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Logo of Phnom Penh Post newspaper Phnom Penh Post - Kids City’s STEM competition to spark passion for science in Cambodian youth

Science in its most fun form: the human gyroscope (centre) is a joyride that can practically demonstrate phyisical forces and principles such as gravity.
Science in its most fun form: the human gyroscope (centre) is a joyride that can practically demonstrate phyisical forces and principles such as gravity. Moeun Nhean

Kids City’s STEM competition to spark passion for science in Cambodian youth

As part of Kids City’s vision of the future, the organisation last Saturday launched Cambodia’s first interschool STEM competition—an educational programme aimed at improving science, technology, engineering and mathematics (STEM) across the country by inviting private and public schools to participate in the challenge—as well as promoting science workshops for schools.

Speaking at the launch of the programs at the Kids City building located on Sihanouk Boulevard CEO Meng Hieng said that STEM education is closely linked to global competitiveness, and is especially important for Cambodia’s youth.

“As Cambodia develops, it will become increasingly important that it has a wealth of science and technology graduates. Even those who do not wish to study science formally can benefit from enhanced problem solving and critical thinking skills,” he said.
“Science has always been at the heart of what we wish to achieve here at Kids City,” he added. “It is important for us to have a positive impact on Cambodian education and society in general. It is vital for everyone to understand science, but to still have fun at the same time.”

Dr. Bryony Mathew, deputy head of mission for the British embassy, said at the launch that although STEM fields affect almost every component of everyday life, from medicine, computers, phones and cars, the fundamental problem with STEM education is that many students believe the subjects are too difficult or won’t lead to well paying jobs.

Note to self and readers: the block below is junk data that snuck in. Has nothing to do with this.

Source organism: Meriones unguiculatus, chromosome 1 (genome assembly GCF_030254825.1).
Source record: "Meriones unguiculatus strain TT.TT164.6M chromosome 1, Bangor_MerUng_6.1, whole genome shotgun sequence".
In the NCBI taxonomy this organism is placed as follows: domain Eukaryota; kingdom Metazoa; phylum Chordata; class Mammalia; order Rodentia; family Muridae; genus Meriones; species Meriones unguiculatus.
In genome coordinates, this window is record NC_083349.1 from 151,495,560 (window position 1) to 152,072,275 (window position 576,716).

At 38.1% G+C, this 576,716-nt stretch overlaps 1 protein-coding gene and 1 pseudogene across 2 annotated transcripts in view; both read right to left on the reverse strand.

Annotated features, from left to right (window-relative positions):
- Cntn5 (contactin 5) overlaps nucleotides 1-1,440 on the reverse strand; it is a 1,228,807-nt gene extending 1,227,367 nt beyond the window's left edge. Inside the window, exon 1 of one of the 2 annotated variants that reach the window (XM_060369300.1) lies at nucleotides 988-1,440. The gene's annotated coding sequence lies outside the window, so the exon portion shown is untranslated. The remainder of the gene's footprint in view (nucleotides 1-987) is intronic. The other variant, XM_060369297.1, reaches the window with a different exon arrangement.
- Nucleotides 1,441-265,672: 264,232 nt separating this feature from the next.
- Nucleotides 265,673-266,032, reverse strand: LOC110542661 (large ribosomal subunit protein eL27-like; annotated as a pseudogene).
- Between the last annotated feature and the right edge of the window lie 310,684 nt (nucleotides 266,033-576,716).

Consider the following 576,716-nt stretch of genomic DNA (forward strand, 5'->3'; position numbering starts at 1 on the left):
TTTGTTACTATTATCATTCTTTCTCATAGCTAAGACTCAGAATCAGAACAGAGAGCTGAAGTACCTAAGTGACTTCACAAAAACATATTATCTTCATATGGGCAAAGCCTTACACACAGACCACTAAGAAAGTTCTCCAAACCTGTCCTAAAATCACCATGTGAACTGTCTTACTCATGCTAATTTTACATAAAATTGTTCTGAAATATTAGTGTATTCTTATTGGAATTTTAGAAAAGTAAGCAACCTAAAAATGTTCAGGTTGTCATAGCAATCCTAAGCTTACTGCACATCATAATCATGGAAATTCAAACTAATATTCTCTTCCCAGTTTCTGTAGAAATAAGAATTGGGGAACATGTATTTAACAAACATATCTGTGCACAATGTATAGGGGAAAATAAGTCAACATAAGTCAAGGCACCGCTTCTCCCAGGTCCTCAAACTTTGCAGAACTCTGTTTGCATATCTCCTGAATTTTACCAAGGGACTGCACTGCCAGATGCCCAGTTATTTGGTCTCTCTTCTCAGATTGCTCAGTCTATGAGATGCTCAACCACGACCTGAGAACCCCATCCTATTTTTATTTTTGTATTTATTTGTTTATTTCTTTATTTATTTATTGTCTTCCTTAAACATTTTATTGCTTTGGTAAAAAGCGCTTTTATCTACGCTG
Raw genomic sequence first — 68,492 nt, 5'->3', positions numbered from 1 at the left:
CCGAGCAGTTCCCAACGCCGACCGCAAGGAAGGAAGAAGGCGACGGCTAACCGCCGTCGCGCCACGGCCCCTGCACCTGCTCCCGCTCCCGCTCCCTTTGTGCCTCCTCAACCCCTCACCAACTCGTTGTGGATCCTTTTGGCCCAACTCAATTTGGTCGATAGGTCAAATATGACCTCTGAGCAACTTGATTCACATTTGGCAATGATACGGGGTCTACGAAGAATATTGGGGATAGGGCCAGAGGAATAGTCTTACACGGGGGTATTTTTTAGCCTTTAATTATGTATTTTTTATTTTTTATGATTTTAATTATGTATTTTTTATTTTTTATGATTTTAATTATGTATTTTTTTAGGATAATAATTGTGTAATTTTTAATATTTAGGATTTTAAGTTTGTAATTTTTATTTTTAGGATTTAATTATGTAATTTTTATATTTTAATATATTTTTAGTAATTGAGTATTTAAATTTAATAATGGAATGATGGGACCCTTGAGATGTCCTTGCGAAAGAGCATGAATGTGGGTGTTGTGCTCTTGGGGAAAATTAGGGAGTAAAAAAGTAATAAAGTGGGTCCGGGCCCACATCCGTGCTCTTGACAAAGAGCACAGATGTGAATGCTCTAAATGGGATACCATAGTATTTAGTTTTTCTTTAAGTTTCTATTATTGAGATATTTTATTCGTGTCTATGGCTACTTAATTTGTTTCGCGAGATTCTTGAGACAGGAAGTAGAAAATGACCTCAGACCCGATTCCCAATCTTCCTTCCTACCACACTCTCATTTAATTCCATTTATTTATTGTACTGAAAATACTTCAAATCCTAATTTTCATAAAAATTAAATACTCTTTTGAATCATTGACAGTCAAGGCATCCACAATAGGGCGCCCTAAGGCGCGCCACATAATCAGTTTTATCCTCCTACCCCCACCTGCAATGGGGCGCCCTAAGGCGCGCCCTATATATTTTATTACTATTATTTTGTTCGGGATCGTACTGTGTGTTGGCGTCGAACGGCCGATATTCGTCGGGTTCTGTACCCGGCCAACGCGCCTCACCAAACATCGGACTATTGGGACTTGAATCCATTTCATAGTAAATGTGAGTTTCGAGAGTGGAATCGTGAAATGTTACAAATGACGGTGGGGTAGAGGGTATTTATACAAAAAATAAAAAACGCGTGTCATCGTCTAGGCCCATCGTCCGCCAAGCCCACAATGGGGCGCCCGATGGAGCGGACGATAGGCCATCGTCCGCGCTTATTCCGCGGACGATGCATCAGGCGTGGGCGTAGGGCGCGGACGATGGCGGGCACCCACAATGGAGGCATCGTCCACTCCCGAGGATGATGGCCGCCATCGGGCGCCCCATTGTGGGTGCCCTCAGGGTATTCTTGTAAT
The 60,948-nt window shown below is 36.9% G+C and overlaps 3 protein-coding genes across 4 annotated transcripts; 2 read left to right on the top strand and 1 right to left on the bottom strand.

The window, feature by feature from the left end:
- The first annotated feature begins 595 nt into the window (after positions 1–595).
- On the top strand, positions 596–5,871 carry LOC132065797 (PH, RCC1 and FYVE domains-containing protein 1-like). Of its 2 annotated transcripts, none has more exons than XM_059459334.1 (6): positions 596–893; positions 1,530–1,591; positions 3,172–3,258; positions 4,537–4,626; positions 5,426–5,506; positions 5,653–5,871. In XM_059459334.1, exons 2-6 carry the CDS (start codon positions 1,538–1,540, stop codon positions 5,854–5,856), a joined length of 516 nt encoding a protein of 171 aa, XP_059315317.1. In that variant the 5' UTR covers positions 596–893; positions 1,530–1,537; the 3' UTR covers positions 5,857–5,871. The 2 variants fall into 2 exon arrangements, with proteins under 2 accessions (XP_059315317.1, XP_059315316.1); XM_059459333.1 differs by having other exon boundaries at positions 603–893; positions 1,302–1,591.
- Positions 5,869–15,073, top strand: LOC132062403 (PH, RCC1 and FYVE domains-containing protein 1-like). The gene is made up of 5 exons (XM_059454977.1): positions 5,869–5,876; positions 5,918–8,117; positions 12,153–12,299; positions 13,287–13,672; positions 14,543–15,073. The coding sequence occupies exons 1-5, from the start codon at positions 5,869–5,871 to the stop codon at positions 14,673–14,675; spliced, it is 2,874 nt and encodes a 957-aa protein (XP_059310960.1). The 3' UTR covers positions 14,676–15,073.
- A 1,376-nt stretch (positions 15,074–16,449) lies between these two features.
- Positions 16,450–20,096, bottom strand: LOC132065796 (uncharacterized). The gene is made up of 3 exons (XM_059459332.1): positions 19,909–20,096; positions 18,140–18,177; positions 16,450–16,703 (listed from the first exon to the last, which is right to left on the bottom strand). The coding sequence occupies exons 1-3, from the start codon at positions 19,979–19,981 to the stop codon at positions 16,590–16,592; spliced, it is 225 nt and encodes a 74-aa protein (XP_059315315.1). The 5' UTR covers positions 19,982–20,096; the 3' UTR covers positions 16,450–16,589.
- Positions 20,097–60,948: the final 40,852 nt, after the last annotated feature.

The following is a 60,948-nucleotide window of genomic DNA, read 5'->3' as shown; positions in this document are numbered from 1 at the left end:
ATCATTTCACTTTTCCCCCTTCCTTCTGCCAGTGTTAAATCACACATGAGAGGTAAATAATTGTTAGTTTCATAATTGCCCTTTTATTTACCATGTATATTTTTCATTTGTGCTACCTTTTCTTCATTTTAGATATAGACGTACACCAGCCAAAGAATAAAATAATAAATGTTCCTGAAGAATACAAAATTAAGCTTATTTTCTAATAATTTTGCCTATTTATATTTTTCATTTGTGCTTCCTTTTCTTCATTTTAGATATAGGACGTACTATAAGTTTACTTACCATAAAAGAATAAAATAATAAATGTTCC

“I want to challenge that perception,” she said.

“Cambodia needs more STEM professionals. More engineers, more electricians, more statisticians, more doctors, more architects, and more research scientists,” she said.

Highlighting figures from the World Bank that show in 2014 less than six per cent of Cambodian university students were pursuing degrees in science or engineering, while 46 per cent were studying accounting, finance or management, she said almost half of Cambodia’s 220,000 university students currently enrolled in business-related fields will have trouble finding employment once they graduate.

“The Cambodian government is already aware of this problem, and last month the ministry of education, youth and sport stopped providing licenses for new business courses at universities, in an attempt to reduce the oversupply of business students,” she said.

She said that while Cambodia’s economic development currently depends heavily on the traditional sectors of garment manufacturing and tourism, the government is aware that it needs to diversify into new sectors.

“And to achieve this, Cambodia needs to get youth interested in STEM subjects, to get them to see the opportunities that these subjects can offer,” she said, adding that STEM related careers are some of the fastest growing and best paid jobs available.

Hieng encouraged schools and other education establishments to incorporate the Kids City Science programme into their school curriculum, as well as promoting STEM.

He said that the Kids City staff, while also working with NGOs and government schools to ensure that everyone has the opportunity to access the services, is developing a large range of workshops and subject specific activities.

The STEM competition is completely free to participate in, and available in Khmer and English.

Laura Boon, Head of Science at Kids City, said that by launching Cambodia’s first STEM competition, the program will hopefully encourage more children to become interested in science.

She explained the competitions structure: teams of five children under the age of 12 from different schools will compete against each other on challenge days. The challenges will test the students’ ability to work in a team, think critically, solve puzzles and apply scientific knowledge.

“Children entering the competition will benefit from challenging themselves, developing their critical thinking and teamwork skills. They will also get to meet children from different backgrounds,” she said.

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